Aspen Institute energy and environment program director David Monsma said there are about 7 billion reasons to take part in the conversation at the fourth annual Aspen Environment Forum.
The annual conference of environmental thinkers, energy industry leaders and the general public is scheduled to kick off at the end of May.
This year the four-day event is focusing on the challenges Earth will face as its population passes the 7 billion mark in 2011.
“We’re trying to look at the carrying capacity questions for the planet,” Monsma explained Friday. “What does a growing global population beyond 7 billion mean for issues like climate, clean air, clean water and food?”
Presented in partnership with National Geographic, the Environment Forum has since 2008 brought together experts from business, science and government to discuss the 21st century’s environmental challenges. Those conversations have largely centered around climate change and energy issues.
This year, Monsma said, the conversation is focusing on how the stress of a growing human society has impacted the natural world and how humans can sustainably adapt to an increasingly resource-challenged planet.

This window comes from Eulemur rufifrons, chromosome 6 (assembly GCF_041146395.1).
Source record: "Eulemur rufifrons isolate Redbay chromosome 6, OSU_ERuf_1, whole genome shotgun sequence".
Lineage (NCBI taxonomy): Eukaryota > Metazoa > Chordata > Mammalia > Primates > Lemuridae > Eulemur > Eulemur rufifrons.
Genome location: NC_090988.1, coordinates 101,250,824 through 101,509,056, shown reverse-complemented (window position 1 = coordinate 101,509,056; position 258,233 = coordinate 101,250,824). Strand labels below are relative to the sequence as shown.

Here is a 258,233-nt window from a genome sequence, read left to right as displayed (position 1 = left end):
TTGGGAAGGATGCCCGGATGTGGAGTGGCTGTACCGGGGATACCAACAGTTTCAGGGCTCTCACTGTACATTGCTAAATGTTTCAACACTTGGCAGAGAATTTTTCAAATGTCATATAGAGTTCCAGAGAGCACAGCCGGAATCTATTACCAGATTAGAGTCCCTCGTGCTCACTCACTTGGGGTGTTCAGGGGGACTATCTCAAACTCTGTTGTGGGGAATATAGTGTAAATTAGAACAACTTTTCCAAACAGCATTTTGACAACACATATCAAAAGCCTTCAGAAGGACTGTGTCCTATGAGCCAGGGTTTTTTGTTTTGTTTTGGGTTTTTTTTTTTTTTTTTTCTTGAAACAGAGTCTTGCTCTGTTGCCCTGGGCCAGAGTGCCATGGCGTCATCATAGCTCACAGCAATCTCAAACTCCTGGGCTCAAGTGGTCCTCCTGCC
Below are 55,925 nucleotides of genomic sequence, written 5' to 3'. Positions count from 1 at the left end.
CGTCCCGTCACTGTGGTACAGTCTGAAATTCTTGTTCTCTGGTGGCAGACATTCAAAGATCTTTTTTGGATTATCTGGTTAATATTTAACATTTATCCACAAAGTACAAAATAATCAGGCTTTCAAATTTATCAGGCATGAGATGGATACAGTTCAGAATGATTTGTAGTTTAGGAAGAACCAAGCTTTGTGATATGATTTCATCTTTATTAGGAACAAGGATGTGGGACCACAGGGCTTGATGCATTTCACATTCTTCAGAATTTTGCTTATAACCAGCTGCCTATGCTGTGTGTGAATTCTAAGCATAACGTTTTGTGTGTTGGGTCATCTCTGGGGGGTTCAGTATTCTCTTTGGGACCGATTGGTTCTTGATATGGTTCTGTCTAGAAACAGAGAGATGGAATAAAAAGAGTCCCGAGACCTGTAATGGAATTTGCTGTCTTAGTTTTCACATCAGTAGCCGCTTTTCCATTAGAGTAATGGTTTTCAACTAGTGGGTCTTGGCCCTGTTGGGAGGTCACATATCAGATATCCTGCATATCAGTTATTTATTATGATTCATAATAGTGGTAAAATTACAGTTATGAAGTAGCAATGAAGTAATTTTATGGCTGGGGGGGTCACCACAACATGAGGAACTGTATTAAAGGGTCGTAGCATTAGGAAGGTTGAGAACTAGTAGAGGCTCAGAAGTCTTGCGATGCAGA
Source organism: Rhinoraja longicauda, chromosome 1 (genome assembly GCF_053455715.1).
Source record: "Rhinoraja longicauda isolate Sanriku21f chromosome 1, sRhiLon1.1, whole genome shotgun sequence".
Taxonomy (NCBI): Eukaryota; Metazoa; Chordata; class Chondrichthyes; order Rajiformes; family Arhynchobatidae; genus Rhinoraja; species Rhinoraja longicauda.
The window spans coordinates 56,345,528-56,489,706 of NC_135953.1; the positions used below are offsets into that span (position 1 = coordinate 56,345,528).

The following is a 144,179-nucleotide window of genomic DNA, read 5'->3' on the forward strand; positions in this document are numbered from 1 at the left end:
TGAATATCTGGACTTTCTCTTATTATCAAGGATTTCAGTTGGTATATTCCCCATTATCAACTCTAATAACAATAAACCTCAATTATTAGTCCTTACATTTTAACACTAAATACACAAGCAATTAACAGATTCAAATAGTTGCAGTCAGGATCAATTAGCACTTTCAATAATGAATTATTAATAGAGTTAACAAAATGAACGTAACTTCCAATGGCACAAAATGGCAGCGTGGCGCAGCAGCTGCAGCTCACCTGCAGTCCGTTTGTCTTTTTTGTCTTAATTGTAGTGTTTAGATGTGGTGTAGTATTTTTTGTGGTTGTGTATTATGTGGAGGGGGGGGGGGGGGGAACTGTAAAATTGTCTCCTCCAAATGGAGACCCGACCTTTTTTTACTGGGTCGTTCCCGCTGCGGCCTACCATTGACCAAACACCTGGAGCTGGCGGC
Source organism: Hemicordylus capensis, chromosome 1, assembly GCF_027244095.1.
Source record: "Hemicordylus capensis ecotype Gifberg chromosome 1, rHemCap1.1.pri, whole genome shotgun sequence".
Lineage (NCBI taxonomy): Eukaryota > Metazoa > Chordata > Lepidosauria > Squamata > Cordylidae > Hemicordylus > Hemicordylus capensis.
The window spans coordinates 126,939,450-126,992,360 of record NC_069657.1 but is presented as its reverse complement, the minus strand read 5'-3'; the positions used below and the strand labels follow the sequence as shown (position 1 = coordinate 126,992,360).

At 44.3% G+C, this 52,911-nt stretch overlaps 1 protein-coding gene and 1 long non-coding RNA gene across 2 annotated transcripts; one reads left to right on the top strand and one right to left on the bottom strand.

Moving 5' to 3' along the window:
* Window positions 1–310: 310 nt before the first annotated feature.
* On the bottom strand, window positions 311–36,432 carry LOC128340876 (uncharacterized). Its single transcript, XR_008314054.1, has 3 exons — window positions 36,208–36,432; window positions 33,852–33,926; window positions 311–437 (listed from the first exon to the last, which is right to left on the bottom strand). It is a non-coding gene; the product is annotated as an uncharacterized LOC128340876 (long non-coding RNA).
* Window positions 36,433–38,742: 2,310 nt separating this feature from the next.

“What’s different this year is we’re trying to talk about how we meet the needs of, not only future generations, but current ones,” he said.
The meeting of minds, he said, is more about ideas than marquee names, though the conference does have a handful of environmental superstars on its dais, including returning participant and author/activist Bill McKibben.
“This is not a celebrity-driven forum” Monsma said. “This is an issue-driven forum.”
Among the speakers this year are Lonnie Johnson, a NASA scientist and inventor of the SuperSoaker water gun, Stewart Brand, editor of the “Whole Earth Catalog,” and Marcia McNutt, director of the U.S. Geological Survey.
General forum passes are available to the public for $1,500.
Single $20 tickets are also available for special evening events each night of the conference, including film screenings, panels and a June 1 presentation by John “Planetwalker” Francis, who walked across America over the course of 17 years and wrote the book “The Ragged Edge of Silence.”
The Aspen Environment Forum kicks off on Monday, May 30 with Bill McKibben discussing recent disasters like the Japan earthquake and Gulf of Mexico oil spill at the Paepcke Auditorium with Stewart Brand, World Bank biodiversity adviser Thomas Lovejoy, Terry Garcia of National Geographic and Joel Achenbach of the Washington Post.